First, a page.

There were numerous rounds of applause and whoops of appreciation from the audience throughout the Conservation with Robert De Niro on Sunday night at the Doha Tribeca Film Festival. But perhaps the biggest cheer for a man often regarded as the finest actor of several generations came when he discussed one of his forthcoming projects, The Irishman.
“Marty [Scorsese] and I are going to do it and Joe Pesci’s going to be in it and Al Pacino,” said the actor, to a crowd erupting in delight at the prospect of the reuniting of such famous filmmaking names. “It’s a good script.”
During an hour-long conversation in Souq Waqif, the new central venue for this year’s festival, De Niro discussed his approach to acting, his wide array of roles across several decades and what he looks for in a good director.
“The most important thing with a director is that they make you feel like you do no wrong,” he said. “That they don’t have preconceived ideas about a scene that they impose upon you, because you eventually start to break down.”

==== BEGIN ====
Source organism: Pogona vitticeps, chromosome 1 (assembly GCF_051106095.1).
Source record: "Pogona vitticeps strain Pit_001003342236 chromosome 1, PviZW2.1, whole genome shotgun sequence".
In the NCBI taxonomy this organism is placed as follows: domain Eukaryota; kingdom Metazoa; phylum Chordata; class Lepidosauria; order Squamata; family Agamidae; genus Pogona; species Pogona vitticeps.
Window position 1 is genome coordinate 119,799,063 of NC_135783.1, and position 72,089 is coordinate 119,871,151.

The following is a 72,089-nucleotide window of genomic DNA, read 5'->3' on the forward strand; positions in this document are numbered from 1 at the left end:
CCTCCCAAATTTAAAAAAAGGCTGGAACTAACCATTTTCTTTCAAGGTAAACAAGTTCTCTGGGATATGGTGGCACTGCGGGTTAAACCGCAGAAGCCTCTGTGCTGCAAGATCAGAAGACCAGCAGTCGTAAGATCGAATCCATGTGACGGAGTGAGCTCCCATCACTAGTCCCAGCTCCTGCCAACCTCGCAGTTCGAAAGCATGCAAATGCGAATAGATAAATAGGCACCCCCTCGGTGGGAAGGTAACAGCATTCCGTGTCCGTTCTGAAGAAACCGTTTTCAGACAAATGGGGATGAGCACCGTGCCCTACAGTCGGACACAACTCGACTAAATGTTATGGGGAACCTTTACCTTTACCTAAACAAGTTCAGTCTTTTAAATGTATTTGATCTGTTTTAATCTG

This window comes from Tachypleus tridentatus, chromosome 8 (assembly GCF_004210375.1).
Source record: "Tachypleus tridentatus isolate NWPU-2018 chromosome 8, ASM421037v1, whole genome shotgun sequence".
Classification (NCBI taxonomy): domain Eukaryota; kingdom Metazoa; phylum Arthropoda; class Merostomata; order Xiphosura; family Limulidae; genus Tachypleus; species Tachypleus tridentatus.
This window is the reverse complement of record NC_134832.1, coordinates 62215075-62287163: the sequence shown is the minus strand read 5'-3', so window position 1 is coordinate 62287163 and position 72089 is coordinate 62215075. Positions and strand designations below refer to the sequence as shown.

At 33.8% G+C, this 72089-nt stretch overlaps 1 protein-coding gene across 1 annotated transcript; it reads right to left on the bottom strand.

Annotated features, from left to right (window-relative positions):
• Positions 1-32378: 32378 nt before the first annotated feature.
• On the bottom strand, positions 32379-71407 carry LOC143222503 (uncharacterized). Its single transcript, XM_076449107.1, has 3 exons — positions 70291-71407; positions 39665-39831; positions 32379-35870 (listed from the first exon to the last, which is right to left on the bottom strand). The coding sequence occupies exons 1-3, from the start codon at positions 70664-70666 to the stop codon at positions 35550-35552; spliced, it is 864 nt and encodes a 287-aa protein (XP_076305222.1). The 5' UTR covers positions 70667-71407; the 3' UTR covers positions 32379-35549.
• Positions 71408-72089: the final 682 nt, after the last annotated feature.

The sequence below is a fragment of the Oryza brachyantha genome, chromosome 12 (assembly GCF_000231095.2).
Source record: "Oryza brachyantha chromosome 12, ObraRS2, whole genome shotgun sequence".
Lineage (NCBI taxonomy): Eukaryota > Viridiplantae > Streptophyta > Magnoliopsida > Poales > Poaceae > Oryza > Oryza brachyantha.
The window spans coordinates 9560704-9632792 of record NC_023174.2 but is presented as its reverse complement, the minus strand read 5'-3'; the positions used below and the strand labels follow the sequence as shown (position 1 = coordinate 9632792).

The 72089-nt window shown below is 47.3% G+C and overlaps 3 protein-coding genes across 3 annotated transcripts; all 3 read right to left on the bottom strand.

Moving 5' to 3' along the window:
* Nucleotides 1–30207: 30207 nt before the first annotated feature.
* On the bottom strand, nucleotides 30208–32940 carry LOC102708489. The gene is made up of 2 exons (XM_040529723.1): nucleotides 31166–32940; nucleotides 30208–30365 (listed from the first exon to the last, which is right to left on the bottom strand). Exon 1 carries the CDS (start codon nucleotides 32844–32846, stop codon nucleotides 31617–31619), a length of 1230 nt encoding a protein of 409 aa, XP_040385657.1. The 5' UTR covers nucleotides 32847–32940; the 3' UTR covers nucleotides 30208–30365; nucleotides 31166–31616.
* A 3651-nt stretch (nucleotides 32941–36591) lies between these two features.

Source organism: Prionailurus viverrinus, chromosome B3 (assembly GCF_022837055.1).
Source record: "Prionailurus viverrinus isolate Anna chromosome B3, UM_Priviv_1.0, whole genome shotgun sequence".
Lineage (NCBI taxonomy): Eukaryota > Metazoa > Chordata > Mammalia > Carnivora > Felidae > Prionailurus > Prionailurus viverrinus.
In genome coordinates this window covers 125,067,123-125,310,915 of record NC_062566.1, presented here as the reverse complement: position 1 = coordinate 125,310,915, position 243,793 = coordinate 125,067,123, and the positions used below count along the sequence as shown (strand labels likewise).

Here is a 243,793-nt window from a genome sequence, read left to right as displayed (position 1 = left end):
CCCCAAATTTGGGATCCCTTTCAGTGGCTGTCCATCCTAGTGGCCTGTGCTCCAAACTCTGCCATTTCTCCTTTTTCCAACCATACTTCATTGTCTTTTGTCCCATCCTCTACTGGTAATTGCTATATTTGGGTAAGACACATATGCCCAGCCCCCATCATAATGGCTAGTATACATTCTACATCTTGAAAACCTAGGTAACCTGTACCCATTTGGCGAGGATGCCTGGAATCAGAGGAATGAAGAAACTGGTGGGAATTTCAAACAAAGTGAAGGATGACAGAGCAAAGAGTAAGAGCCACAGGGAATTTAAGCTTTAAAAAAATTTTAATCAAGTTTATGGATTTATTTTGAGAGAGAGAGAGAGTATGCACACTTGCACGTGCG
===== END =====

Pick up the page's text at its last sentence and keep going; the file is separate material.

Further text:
Scorsese, for example, has given him the freedom to give his best in his roles. “He left it up to the actor. Giving the actor the chance to try everything he wants is the most important thing.”
The latest director to join De Niro’s list is David O Russell for the film Silver Linings Playbook, which had its regional premiere at the festival last night. “We have known each other for years but hadn’t yet worked together,” said De Niro, adding that he loved the director’s film The Fighter.
In Silver Linings Playbook, he plays a somewhat colourful, football-obsessed father to Bradley Cooper’s bipolar son, another dad role in an ever-increasing repertoire.
“I want to keep playing fathers, grandfathers, great-grandfathers and great-great-grandfather,” De Niro said laughing, cueing up the second biggest cheer of the evening. “I don’t see myself stopping, not at this point.”